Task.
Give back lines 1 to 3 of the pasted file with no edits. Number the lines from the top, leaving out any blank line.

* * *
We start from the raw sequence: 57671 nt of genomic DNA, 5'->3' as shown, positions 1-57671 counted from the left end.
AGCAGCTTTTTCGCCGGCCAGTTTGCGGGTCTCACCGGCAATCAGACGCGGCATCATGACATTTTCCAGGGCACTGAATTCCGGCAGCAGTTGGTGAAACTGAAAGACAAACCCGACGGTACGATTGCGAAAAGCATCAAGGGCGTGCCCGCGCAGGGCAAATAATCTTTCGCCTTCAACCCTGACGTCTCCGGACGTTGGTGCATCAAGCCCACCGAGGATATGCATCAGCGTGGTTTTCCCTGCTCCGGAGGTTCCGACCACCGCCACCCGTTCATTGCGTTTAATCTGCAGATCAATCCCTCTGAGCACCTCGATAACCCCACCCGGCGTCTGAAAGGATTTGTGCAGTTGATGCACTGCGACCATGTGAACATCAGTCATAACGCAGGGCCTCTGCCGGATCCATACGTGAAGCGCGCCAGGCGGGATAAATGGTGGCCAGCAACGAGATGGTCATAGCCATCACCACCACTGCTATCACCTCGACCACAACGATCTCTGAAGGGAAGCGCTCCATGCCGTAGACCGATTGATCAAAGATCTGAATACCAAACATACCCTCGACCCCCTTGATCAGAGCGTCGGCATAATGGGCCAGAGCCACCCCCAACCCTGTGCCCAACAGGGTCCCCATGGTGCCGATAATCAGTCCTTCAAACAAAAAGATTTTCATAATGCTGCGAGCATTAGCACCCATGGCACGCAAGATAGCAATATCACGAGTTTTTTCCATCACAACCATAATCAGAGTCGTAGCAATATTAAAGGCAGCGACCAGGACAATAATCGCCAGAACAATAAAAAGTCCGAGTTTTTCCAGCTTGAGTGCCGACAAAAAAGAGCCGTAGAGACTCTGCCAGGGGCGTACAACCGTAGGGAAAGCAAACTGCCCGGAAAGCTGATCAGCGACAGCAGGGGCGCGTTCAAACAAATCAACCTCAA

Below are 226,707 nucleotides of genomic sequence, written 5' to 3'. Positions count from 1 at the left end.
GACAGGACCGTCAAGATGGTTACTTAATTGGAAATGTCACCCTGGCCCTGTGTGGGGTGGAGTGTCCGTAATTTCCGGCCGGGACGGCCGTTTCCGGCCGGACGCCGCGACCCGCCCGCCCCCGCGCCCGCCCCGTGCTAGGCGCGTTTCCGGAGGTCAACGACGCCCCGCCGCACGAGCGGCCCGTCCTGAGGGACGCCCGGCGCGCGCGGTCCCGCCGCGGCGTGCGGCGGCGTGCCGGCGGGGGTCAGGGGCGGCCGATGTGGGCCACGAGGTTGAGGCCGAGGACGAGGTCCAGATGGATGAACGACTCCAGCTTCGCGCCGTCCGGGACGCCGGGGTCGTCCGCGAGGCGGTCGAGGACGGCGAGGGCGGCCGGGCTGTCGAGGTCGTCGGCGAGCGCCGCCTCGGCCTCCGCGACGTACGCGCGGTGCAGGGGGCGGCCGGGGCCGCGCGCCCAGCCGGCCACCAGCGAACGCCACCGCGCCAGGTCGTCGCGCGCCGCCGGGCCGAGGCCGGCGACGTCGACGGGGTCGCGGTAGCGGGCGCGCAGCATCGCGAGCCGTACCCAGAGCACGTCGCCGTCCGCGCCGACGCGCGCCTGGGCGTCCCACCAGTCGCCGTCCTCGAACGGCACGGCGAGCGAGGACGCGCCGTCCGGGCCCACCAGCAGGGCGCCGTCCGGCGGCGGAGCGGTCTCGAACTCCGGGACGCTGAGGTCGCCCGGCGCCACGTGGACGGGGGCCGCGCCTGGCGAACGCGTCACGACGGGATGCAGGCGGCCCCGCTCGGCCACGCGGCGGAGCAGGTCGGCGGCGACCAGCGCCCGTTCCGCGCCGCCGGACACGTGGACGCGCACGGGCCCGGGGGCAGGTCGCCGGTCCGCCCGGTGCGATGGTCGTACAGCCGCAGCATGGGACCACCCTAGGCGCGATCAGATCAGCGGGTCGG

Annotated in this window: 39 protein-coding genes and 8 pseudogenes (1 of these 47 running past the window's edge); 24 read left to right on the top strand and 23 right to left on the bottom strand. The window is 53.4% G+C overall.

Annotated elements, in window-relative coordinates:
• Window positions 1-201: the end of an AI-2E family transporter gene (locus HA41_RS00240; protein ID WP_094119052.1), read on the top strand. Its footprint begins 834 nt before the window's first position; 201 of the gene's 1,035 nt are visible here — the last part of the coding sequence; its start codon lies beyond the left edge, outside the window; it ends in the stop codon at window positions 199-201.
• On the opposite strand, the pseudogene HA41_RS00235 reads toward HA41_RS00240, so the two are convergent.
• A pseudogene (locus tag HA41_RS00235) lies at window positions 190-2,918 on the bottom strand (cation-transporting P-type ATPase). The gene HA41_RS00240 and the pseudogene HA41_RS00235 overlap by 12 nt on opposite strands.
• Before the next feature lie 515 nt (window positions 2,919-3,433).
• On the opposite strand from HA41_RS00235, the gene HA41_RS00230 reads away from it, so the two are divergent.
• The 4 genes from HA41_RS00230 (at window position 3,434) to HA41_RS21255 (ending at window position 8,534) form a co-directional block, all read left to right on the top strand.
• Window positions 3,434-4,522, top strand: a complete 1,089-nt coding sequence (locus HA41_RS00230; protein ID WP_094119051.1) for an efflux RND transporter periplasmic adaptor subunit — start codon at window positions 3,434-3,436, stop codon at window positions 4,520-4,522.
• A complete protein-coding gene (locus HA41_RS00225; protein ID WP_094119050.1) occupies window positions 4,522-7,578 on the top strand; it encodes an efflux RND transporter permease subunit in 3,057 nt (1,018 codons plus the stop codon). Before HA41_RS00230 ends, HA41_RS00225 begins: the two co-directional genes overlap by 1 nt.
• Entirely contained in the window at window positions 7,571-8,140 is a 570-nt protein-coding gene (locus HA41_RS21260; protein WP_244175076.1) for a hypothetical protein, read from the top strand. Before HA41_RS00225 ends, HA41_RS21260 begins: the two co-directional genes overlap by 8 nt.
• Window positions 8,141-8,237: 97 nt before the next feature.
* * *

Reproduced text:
We start from the raw sequence: 57671 nt of genomic DNA, 5'->3' as shown, positions 1-57671 counted from the left end.
AGCAGCTTTTTCGCCGGCCAGTTTGCGGGTCTCACCGGCAATCAGACGCGGCATCATGACATTTTCCAGGGCACTGAATTCCGGCAGCAGTTGGTGAAACTGAAAGACAAACCCGACGGTACGATTGCGAAAAGCATCAAGGGCGTGCCCGCGCAGGGCAAATAATCTTTCGCCTTCAACCCTGACGTCTCCGGACGTTGGTGCATCAAGCCCACCGAGGATATGCATCAGCGTGGTTTTCCCTGCTCCGGAGGTTCCGACCACCGCCACCCGTTCATTGCGTTTAATCTGCAGATCAATCCCTCTGAGCACCTCGATAACCCCACCCGGCGTCTGAAAGGATTTGTGCAGTTGATGCACTGCGACCATGTGAACATCAGTCATAACGCAGGGCCTCTGCCGGATCCATACGTGAAGCGCGCCAGGCGGGATAAATGGTGGCCAGCAACGAGATGGTCATAGCCATCACCACCACTGCTATCACCTCGACCACAACGATCTCTGAAGGGAAGCGCTCCATGCCGTAGACCGATTGATCAAAGATCTGAATACCAAACATACCCTCGACCCCCTTGATCAGAGCGTCGGCATAATGGGCCAGAGCCACCCCCAACCCTGTGCCCAACAGGGTCCCCATGGTGCCGATAATCAGTCCTTCAAACAAAAAGATTTTCATAATGCTGCGAGCATTAGCACCCATGGCACGCAAGATAGCAATATCACGAGTTTTTTCCATCACAACCATAATCAGAGTCGTAGCAATATTAAAGGCAGCGACCAGGACAATAATCGCCAGAACAATAAAAAGTCCGAGTTTTTCCAGCTTGAGTGCCGACAAAAAAGAGCCGTAGAGACTCTGCCAGGGGCGTACAACCGTAGGGAAAGCAAACTGCCCGGAAAGCTGATCAGCGACAGCAGGGGCGCGTTCAAACAAATCAACCTCAA

Below are 226,707 nucleotides of genomic sequence, written 5' to 3'. Positions count from 1 at the left end.